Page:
In addition, severely ill patients may be unable to access services if acute, rehabilitation or palliative beds are occupied with patients whose care can better be managed in another care setting.
This policy has been developed by the Urgent and Emergency Care Simplified Discharge clinical leads for the North Central London Sustainability and Transformation Partnership (STP) with support from colleagues across health, social care and voluntary organisations. The policy has been formally endorsed by the North Central London Health and Care Cabinet, North Central London Directors of Adult Social Services and the North Central London Urgent and Emergency Care Programme Delivery Board.
The policy will be operational from Monday 15th October 2018 across north central London. To support implementation we will be holding training sessions for both health and social care operational leads. These sessions will help colleagues understand the key principles of the policy and how to put these into practice locally. Session details will be made available shortly and colleagues should contact Yewande Sangowawa firstname.lastname@example.org to register interest.
Please find a link to:
- Supporting Patients’ Choices to Avoid a Delayed Discharge North Central London Policy
- Summary of the Supporting Patients’ Choices to Avoid a Delayed Discharge North Central London Policy
Clinical Advice and Guidance
It has been four months since we launched the Clinical Advice and Guidance (CAG) Service across NCL. The service is for GPs to use when they are considering making a hospital referral but are not sure that it is the correct course of action.
At our latest CAG Project Group we reviewed our new dashboard. The headline information for July 2018 is:
- There were 787 advice and guidance requests in NCL – that is an increase of 20% on June.
- The Whittington is the best performing trust for providing responses within two working days – achieving 78% against a target of 80%.
- The top three specialties receiving requests are Cardiology, Haematology, Gynaecology.
- The target to attain advice and guidance across specialties covering 75% of GP referrals has been achieved by North Middlesex University Hospital (85%) and Royal Free London Hospital (100%). The Whittington Hospital and University College London Hospital are on track to meet the deadline by the end of November 2018.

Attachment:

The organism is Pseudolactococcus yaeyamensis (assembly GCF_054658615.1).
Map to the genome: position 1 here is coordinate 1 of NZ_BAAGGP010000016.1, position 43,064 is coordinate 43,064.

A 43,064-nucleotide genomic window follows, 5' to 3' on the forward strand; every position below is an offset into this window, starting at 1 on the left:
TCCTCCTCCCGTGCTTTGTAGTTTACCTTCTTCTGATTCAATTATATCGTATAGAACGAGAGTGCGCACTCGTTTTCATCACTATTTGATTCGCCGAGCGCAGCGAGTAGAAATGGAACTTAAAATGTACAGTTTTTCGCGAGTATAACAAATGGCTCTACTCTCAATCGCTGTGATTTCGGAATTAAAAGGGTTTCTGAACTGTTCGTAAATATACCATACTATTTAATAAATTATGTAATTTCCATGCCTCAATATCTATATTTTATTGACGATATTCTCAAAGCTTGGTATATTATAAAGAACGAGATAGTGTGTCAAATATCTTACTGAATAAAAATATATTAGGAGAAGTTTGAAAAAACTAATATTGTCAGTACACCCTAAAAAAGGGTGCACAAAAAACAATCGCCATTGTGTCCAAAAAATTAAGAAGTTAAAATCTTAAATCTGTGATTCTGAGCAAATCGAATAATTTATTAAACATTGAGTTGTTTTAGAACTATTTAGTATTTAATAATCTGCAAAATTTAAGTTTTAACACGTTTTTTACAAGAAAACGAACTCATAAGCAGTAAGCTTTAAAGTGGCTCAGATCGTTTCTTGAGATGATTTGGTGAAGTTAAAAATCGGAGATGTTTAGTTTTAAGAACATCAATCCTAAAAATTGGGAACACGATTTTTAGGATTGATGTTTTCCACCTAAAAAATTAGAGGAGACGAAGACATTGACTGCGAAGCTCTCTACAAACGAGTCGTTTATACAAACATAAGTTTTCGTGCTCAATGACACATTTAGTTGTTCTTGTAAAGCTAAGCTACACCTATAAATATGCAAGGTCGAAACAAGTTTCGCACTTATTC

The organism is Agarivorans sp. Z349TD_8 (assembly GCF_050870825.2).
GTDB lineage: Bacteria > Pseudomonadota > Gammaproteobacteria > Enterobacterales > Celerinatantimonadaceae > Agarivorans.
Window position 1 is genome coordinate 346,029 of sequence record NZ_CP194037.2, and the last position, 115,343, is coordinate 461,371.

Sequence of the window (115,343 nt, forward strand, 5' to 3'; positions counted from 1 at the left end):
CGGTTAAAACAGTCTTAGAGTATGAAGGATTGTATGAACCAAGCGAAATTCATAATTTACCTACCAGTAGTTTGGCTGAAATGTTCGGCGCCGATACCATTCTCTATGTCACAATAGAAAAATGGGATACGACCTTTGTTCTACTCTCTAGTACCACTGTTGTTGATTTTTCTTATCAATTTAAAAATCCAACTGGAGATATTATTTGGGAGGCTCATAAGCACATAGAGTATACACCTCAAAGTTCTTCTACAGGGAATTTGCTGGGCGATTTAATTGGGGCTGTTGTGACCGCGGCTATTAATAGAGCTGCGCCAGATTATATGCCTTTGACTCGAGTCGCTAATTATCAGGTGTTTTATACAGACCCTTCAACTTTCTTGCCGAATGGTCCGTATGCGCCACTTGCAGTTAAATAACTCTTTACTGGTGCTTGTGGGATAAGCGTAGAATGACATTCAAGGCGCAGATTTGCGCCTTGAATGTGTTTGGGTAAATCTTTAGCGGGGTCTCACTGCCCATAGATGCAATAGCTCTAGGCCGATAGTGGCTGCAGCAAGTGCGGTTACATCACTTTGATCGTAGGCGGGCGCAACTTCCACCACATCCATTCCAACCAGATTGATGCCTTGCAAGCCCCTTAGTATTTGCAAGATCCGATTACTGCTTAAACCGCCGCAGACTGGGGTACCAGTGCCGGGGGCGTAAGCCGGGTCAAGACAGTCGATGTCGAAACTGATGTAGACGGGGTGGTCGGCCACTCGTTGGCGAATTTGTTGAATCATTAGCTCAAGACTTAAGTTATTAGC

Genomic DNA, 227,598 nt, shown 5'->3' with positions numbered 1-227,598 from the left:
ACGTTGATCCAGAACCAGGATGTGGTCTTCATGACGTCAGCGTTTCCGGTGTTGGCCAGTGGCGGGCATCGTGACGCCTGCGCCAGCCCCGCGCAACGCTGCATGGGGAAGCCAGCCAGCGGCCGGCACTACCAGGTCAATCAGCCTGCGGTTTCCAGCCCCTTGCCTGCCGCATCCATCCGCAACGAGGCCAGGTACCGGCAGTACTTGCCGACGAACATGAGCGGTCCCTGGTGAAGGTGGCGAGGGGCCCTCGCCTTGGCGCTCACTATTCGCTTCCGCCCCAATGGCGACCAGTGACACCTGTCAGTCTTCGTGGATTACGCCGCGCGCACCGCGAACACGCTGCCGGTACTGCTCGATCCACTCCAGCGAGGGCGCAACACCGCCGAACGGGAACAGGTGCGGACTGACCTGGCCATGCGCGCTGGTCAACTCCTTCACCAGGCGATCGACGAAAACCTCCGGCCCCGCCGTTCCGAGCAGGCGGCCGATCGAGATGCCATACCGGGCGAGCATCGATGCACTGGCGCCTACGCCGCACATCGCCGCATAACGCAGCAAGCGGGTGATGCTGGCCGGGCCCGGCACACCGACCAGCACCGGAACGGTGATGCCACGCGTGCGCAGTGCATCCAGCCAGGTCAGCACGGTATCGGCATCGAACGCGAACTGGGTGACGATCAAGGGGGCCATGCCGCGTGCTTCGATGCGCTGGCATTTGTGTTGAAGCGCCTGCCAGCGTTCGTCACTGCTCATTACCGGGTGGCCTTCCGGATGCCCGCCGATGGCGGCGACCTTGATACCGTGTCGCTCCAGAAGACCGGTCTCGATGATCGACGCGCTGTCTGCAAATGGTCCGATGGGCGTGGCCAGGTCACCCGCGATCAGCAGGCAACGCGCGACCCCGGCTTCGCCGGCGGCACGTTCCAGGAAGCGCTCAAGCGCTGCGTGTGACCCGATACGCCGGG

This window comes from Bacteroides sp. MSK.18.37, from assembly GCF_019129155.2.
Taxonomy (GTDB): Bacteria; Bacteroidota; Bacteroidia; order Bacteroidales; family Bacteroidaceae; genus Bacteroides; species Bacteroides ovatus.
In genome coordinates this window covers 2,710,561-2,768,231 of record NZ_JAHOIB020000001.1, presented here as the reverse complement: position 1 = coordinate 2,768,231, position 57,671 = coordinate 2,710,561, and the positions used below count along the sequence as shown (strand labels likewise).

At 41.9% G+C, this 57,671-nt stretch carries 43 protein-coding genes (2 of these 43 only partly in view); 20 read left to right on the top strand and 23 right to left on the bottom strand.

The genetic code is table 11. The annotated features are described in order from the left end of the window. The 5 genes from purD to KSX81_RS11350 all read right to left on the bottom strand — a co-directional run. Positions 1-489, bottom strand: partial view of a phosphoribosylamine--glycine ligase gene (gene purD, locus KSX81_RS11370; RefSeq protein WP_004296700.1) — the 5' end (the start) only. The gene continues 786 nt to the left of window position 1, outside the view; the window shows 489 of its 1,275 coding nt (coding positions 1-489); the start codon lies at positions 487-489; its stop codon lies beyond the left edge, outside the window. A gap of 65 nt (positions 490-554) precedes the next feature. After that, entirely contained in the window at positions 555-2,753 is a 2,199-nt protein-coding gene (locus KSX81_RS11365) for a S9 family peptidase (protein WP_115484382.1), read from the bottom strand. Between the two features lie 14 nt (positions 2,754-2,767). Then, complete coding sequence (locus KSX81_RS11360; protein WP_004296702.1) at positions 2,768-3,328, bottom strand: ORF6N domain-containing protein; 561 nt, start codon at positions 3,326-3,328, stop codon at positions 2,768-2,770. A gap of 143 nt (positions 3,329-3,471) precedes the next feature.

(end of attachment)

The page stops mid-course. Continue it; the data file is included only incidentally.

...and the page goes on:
A few reminders to help us get the most out of the service:
- As we pay for every response CAG should only be used for clinical advice and should not be used for general communication.
- The e-Referral Service (e-RS) platform retains thread indefinitely in primary care (if actively saved) but it’s archived after six months in secondary care.
- GPs are expected to complete their audits as part of the Locally Commissioned Service by the end of October 2018.
- Acute trusts will be completing their audit of CAG by the end of October 2018.
- If you are experiencing delays in receiving a response, we have produced guidance on how to resolve.
The outputs of the audits will inform a clinician-to-clinician event in December to help further develop the service. We will bring you an update early next year on the results of the audit and the event.
For more information please contact: email@example.com
Improving asthma services for children and young people across north central London
The Children and Young People’s Programme has four key priorities, all of which focus on improving health and care outcomes for children and young people across north central London (NCL). The programme will deliver the following important improvements:
- Children and young people across NCL will be able to access surgery in a safe, consistent, timely and effective way, as close to home as possible
- Children, young people and families with asthma will receive the appropriate treatment, at the right time, in the right place and helped to stay as healthy as possible
- Children, young people and their families will be enabled to access appropriate community services as early as possible and reduce the need to attend A&E
- Children with complex medical needs, as well as those with complex and challenging behaviours, will be better supported across the system in a more consistent, effective and flexible way so that they stay as well as possible in their community
As part of our second priority, the NCL Asthma Network has focused on developing a system-wide response to improving the way asthma is managed across our partnership. Significant work has already been undertaken, including the development of a single Asthma Pathway across NCL and participating in the #AskAboutAsthma campaign last month.
More recently we built on that work as a partnership when we held an asthma logic model workshop which was attended by nearly 40 professionals from a range of agencies including secondary and primary care, public health, education, children’s social care, housing and environment services.